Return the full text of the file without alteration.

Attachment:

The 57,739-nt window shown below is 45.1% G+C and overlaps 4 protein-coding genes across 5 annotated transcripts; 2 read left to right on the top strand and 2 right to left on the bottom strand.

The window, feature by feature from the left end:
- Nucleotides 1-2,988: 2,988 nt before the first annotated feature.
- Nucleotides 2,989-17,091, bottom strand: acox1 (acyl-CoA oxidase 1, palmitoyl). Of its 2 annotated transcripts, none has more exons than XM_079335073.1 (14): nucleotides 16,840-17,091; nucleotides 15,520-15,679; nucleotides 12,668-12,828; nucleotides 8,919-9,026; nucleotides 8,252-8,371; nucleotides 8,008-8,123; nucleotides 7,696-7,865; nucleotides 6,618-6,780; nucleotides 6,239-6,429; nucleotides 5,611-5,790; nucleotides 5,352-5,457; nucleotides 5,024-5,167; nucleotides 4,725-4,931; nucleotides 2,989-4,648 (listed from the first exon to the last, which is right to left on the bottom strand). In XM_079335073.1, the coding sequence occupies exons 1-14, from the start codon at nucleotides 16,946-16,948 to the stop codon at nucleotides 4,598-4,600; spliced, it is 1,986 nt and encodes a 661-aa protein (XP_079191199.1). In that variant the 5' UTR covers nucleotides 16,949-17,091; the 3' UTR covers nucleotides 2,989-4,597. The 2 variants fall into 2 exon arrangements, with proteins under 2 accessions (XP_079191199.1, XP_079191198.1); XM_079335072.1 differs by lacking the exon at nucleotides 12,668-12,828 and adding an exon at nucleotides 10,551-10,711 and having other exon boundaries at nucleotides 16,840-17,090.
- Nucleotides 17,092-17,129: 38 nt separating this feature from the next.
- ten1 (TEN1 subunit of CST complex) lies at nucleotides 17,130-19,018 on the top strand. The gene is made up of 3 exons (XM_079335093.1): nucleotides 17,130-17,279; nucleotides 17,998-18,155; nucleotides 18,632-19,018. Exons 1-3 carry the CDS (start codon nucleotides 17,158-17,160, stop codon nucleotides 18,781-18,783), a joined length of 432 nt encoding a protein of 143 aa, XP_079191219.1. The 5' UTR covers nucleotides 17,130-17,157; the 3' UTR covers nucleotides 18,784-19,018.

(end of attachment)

The 57,739-nt window shown below is 45.1% G+C and overlaps 4 protein-coding genes across 5 annotated transcripts; 2 read left to right on the top strand and 2 right to left on the bottom strand.

The window, feature by feature from the left end:
- Nucleotides 1-2,988: 2,988 nt before the first annotated feature.
- Nucleotides 2,989-17,091, bottom strand: acox1 (acyl-CoA oxidase 1, palmitoyl). Of its 2 annotated transcripts, none has more exons than XM_079335073.1 (14): nucleotides 16,840-17,091; nucleotides 15,520-15,679; nucleotides 12,668-12,828; nucleotides 8,919-9,026; nucleotides 8,252-8,371; nucleotides 8,008-8,123; nucleotides 7,696-7,865; nucleotides 6,618-6,780; nucleotides 6,239-6,429; nucleotides 5,611-5,790; nucleotides 5,352-5,457; nucleotides 5,024-5,167; nucleotides 4,725-4,931; nucleotides 2,989-4,648 (listed from the first exon to the last, which is right to left on the bottom strand). In XM_079335073.1, the coding sequence occupies exons 1-14, from the start codon at nucleotides 16,946-16,948 to the stop codon at nucleotides 4,598-4,600; spliced, it is 1,986 nt and encodes a 661-aa protein (XP_079191199.1). In that variant the 5' UTR covers nucleotides 16,949-17,091; the 3' UTR covers nucleotides 2,989-4,597. The 2 variants fall into 2 exon arrangements, with proteins under 2 accessions (XP_079191199.1, XP_079191198.1); XM_079335072.1 differs by lacking the exon at nucleotides 12,668-12,828 and adding an exon at nucleotides 10,551-10,711 and having other exon boundaries at nucleotides 16,840-17,090.
- Nucleotides 17,092-17,129: 38 nt separating this feature from the next.
- ten1 (TEN1 subunit of CST complex) lies at nucleotides 17,130-19,018 on the top strand. The gene is made up of 3 exons (XM_079335093.1): nucleotides 17,130-17,279; nucleotides 17,998-18,155; nucleotides 18,632-19,018. Exons 1-3 carry the CDS (start codon nucleotides 17,158-17,160, stop codon nucleotides 18,781-18,783), a joined length of 432 nt encoding a protein of 143 aa, XP_079191219.1. The 5' UTR covers nucleotides 17,130-17,157; the 3' UTR covers nucleotides 18,784-19,018.